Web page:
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In the sixteenth chapter of St. Matthew, Christ tells his disciples, that when “he comes in the glory of his Father, with the holy angels, he will reward every man according to his works”:” from whence it necessarily follows, that every man who is dead shall rise from the grave. And in confirmation of both these truths, there are two just and righteous men, Moses and Elias who had many years before departed out of the world, brought back to it again, and represented (as we shall see hereafter) in a state of glory. That they actually appeared in their own proper persons, there is not the least reason to doubt. Grotius even goes so far as to affirm, that their bodies were reserved for this very purpose. But there is no necessity and no ground for this imagination. For though, indeed, the sepulchre of Moses was not known, yet his body was actually buried in a valley in the land of Moab, and therefore must have seen corruption; and as the whole transaction
WaS * Ver, 27.
was miraculous, it was just as easy to Omnipotence to restore life and form to a body mouldered into dust, as to reanimate a body that was preserved uncorrupted and entire ; and, indeed, was a much exacter emblem of our own resurrection. We may, however, readily admit, what some learned men have justly observed, that Elias, having been carried up into heaven without undergoing death, he was here a proper representative of those who should be found alive at the day of judgment, as Moses is of those who had died, and are raised to life again. And his appearance a second time on earth, after he had been so many ages dead and buried, must have been a convincing proof to the disciples (had they duly attended to it) of the possibility of
a resurrection. And what is no less important, the manner in which both Moses and Elias appeared on this occasion, afforded the disciples an ocular demonstration of a day of retribution, agreeably to what their E 3 Divine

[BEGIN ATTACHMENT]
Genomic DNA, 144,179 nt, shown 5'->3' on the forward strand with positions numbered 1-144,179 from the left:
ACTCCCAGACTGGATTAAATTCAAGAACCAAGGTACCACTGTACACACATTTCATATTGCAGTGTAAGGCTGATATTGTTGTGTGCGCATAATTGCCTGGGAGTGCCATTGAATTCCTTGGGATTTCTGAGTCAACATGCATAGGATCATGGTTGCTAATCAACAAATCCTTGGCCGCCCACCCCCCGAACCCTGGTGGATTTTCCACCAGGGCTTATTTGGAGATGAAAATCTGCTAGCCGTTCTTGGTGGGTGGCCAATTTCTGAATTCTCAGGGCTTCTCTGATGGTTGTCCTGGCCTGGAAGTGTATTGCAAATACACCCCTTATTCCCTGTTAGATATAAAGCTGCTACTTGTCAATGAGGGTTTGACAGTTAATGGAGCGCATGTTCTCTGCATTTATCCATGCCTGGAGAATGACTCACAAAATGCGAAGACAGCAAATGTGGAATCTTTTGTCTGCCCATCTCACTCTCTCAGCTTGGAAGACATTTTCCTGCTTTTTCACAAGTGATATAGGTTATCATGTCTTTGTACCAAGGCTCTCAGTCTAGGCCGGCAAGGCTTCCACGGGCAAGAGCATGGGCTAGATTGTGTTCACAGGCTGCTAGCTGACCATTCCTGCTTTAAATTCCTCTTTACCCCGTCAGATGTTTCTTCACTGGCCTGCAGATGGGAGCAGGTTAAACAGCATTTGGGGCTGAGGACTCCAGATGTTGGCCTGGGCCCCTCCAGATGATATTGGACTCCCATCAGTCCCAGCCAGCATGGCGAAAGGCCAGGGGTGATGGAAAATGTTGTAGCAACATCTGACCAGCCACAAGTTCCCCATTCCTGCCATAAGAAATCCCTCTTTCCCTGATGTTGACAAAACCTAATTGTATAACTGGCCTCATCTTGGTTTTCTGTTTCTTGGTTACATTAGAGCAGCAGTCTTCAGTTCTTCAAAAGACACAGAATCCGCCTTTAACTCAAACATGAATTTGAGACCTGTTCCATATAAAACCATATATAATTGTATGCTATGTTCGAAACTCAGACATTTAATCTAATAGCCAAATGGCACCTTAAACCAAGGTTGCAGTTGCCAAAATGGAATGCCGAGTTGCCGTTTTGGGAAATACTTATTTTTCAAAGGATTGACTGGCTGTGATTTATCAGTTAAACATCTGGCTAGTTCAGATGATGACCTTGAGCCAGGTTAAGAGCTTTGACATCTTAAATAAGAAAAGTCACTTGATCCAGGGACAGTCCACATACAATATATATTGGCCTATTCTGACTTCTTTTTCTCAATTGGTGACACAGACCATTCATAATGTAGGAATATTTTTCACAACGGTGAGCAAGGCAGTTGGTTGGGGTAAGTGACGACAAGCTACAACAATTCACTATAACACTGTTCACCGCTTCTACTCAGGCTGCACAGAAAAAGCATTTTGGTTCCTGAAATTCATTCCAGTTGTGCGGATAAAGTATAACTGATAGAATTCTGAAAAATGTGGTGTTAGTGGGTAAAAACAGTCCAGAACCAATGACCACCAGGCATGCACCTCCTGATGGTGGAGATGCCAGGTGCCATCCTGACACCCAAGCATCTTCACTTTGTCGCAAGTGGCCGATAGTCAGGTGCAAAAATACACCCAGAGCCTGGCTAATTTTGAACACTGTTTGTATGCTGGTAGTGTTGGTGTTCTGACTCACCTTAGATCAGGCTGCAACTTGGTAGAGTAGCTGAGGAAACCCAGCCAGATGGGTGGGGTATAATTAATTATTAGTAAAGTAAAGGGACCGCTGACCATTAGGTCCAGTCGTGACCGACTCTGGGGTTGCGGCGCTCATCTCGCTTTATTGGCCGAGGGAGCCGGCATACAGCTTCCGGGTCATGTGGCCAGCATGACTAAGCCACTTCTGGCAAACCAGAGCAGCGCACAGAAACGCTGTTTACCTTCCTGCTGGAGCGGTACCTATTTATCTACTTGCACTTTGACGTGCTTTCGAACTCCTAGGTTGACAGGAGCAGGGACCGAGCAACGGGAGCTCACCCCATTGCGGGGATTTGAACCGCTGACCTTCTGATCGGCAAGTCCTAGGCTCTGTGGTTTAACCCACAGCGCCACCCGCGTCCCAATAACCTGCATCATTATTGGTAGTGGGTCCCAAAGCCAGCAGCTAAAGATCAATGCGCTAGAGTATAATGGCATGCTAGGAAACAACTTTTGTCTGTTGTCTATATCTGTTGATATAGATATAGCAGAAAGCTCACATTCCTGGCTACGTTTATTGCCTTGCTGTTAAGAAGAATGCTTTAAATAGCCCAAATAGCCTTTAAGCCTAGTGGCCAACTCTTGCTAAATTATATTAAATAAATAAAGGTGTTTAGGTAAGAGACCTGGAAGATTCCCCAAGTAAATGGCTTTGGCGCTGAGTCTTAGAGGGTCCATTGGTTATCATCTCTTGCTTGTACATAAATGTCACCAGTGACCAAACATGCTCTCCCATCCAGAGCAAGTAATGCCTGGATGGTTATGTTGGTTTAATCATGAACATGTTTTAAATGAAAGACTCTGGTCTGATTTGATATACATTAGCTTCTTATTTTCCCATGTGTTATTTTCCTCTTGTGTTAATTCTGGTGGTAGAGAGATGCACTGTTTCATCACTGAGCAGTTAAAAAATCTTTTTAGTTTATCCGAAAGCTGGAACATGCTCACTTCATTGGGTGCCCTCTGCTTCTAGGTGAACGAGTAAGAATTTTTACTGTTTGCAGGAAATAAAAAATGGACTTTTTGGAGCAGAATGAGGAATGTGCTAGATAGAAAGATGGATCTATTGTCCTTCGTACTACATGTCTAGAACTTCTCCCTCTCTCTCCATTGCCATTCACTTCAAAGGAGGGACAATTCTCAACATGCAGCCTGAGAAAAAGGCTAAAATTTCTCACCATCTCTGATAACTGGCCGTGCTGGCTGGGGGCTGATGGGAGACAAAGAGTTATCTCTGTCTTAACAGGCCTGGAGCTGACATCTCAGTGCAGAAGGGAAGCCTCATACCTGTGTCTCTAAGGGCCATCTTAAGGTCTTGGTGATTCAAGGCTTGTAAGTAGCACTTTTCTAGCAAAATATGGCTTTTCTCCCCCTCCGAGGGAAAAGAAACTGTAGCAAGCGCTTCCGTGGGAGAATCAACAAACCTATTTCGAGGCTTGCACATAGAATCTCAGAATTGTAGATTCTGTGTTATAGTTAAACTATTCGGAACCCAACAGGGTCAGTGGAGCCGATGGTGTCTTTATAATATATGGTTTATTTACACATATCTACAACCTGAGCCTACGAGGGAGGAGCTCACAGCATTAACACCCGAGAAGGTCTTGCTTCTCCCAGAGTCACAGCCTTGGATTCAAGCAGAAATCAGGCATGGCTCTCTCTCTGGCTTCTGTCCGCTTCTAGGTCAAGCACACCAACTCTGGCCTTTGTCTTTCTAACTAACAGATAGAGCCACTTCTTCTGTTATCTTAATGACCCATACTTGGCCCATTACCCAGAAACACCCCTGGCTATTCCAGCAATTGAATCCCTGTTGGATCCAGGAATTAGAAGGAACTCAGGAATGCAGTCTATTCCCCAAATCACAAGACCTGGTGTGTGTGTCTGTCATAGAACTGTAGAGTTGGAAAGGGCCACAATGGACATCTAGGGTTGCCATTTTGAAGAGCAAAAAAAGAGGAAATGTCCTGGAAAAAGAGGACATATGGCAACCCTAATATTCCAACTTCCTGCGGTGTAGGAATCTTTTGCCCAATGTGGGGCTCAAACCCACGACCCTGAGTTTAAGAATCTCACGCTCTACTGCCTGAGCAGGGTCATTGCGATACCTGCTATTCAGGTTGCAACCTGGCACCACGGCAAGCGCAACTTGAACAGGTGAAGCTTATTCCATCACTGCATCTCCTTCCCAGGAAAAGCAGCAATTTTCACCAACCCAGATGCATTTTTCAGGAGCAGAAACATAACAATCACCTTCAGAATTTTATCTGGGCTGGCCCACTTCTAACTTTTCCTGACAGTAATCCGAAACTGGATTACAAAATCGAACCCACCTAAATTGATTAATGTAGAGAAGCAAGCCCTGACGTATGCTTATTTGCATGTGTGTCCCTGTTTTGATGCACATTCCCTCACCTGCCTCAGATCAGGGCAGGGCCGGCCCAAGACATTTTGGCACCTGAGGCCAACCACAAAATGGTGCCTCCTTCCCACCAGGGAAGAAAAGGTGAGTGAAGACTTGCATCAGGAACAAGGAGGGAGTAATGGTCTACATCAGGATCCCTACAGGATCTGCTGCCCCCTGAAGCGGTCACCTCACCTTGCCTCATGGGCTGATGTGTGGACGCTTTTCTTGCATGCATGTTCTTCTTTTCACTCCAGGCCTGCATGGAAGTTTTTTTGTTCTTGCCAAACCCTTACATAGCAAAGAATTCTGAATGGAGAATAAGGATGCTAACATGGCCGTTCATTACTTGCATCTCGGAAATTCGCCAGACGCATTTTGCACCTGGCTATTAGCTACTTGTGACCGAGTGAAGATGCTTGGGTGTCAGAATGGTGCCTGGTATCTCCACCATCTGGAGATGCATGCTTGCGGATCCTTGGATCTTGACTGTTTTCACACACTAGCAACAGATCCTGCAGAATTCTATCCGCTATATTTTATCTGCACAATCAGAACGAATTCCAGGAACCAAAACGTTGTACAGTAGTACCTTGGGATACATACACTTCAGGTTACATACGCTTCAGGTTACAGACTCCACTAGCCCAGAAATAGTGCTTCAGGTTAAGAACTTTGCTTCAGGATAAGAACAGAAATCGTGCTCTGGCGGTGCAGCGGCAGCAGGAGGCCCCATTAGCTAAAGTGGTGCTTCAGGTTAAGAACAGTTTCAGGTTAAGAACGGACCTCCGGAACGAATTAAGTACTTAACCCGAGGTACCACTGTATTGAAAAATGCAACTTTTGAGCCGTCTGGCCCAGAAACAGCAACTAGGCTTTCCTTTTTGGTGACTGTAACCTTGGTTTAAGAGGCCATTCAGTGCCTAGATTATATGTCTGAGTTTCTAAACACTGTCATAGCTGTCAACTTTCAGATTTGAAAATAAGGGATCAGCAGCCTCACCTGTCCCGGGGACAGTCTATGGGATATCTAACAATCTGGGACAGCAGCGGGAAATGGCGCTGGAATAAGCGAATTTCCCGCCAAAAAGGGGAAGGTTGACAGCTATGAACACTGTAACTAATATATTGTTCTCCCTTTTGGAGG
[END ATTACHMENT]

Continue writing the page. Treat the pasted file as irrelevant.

Divine Master had a few days before told them, that he would reward every man according to his works. For as we are informed, that both Moses and Elias appeared also in glory; a glory somewhat similar, we may suppose, though far inferior, to that with which Christ was invested; like him they were probably clothed in raiments of unusual whiteness and splendour; and the fashion of their countenances might also be changed to something more bright and illustrious. Now this would be a just representation of the glorified state of saints in heaven, of those who had been rewarded according to their works. For we find those holy men, who have passed victoriously through their Christian warfare, described by St.John as clothed in white raiments*; and by St. Matthew, as shining forth like the sun in the kingdom of their Father+. The glory of Christ therefore on the mountain, was a symbol of his exaltation to be the judge of the earth; and the glory * Rev. iii. 5. - ‘i Matt. xiii. 43.
glory of Moses and Elias, was an emblem of the rewards given to the righteous in heaven. When all these circumstances are put together, they throw considerable light over the concluding part of Christ's conversation, which has not yet been noticed. Verily I say unto you, There be some standing here, which shall not taste of death till they see the Son of man coming in his kingdom *. This has commonly been supposed to refer to the signal manifestation of Christ's power in the destruction of Jerusalem. But we know of no one of Christ's disciples that survived this event, except St. John ; and our Saviour here speaks of more than one. But besides this, in the 27th verse of this chapter, we are told that the Son of man shall come in the glory of his Father, to reward every man according to his works. This, undoubtedly, relates to Christ's final advent to judge the
world. * Matthew xvi. 28.-St. Mark says, “Till they have seen the kingdom of God come with power.”—St. Luke, “Till they see the kingdom of God.”
world. When, therefore, it immediately follows in the very next verse, Verily, I say unto you, that there be some standing here, which shall not taste of death till they see the Son of man coming in his kingdom; is it not most natural, is it not almost necessary to understand these similar expressions as relating to the same great event? But did Christ then mean to say here that some of his disciples should live to the day of judgment P Most assuredly not. He meant only to intimate that a few of them should, before their death, be favoured with a representation of the glorious appearance of Christ and his saints on that awful day. And this illustrious scene was actually displayed to three of them, about six days after, in the transfiguration on the mountain. Indeed St. Peter himself, who was present at the transfiguration, plainly alludes to it, in a manner which powerfully confirms this opinion. “We have not,” says he, “followed cunningly devised fables, when we - made